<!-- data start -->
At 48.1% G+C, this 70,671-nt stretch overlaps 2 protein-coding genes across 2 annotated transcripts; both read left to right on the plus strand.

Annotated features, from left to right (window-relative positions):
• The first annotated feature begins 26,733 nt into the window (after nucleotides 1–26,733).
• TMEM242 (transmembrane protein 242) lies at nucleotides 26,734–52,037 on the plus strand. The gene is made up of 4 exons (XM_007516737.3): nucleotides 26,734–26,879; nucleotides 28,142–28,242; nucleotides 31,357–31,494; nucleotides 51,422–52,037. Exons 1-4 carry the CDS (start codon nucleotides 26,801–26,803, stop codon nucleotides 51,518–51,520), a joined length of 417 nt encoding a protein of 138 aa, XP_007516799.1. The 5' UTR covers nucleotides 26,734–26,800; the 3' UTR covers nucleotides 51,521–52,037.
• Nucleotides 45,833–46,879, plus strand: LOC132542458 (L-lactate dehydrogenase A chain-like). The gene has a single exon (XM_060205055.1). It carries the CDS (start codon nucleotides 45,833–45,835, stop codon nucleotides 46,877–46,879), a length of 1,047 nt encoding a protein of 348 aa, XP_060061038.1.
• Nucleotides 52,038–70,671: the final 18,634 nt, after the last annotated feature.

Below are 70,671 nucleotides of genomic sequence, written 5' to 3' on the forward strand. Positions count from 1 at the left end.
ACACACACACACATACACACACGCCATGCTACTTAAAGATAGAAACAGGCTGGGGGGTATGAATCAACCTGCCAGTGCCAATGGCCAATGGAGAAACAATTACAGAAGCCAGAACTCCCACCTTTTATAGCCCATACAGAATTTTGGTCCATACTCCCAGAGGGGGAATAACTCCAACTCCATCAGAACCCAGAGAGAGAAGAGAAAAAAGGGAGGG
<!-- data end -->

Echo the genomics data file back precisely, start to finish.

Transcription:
At 48.1% G+C, this 70,671-nt stretch overlaps 2 protein-coding genes across 2 annotated transcripts; both read left to right on the plus strand.

Annotated features, from left to right (window-relative positions):
• The first annotated feature begins 26,733 nt into the window (after nucleotides 1–26,733).
• TMEM242 (transmembrane protein 242) lies at nucleotides 26,734–52,037 on the plus strand. The gene is made up of 4 exons (XM_007516737.3): nucleotides 26,734–26,879; nucleotides 28,142–28,242; nucleotides 31,357–31,494; nucleotides 51,422–52,037. Exons 1-4 carry the CDS (start codon nucleotides 26,801–26,803, stop codon nucleotides 51,518–51,520), a joined length of 417 nt encoding a protein of 138 aa, XP_007516799.1. The 5' UTR covers nucleotides 26,734–26,800; the 3' UTR covers nucleotides 51,521–52,037.
• Nucleotides 45,833–46,879, plus strand: LOC132542458 (L-lactate dehydrogenase A chain-like). The gene has a single exon (XM_060205055.1). It carries the CDS (start codon nucleotides 45,833–45,835, stop codon nucleotides 46,877–46,879), a length of 1,047 nt encoding a protein of 348 aa, XP_060061038.1.
• Nucleotides 52,038–70,671: the final 18,634 nt, after the last annotated feature.

Below are 70,671 nucleotides of genomic sequence, written 5' to 3' on the forward strand. Positions count from 1 at the left end.
ACACACACACACATACACACACGCCATGCTACTTAAAGATAGAAACAGGCTGGGGGGTATGAATCAACCTGCCAGTGCCAATGGCCAATGGAGAAACAATTACAGAAGCCAGAACTCCCACCTTTTATAGCCCATACAGAATTTTGGTCCATACTCCCAGAGGGGGAATAACTCCAACTCCATCAGAACCCAGAGAGAGAAGAGAAAAAAGGGAGGG